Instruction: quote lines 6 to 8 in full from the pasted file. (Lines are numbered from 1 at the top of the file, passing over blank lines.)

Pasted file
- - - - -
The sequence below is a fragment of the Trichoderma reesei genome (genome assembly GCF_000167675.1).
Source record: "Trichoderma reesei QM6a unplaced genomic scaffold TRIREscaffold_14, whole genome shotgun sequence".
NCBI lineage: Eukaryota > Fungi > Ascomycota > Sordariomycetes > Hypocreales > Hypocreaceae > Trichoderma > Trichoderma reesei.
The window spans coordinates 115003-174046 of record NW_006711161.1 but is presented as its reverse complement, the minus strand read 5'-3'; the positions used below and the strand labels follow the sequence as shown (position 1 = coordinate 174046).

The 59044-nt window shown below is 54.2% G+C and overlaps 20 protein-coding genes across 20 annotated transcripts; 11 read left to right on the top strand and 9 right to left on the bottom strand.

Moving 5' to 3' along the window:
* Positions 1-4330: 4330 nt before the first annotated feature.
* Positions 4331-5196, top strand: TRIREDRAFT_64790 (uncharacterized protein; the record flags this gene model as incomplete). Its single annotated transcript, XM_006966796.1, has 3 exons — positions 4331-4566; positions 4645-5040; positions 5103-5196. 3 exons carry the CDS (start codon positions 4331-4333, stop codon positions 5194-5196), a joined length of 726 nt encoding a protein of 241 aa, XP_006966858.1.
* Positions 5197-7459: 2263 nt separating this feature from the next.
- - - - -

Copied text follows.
Moving 5' to 3' along the window:
* Positions 1-4330: 4330 nt before the first annotated feature.
* Positions 4331-5196, top strand: TRIREDRAFT_64790 (uncharacterized protein; the record flags this gene model as incomplete). Its single annotated transcript, XM_006966796.1, has 3 exons — positions 4331-4566; positions 4645-5040; positions 5103-5196. 3 exons carry the CDS (start codon positions 4331-4333, stop codon positions 5194-5196), a joined length of 726 nt encoding a protein of 241 aa, XP_006966858.1.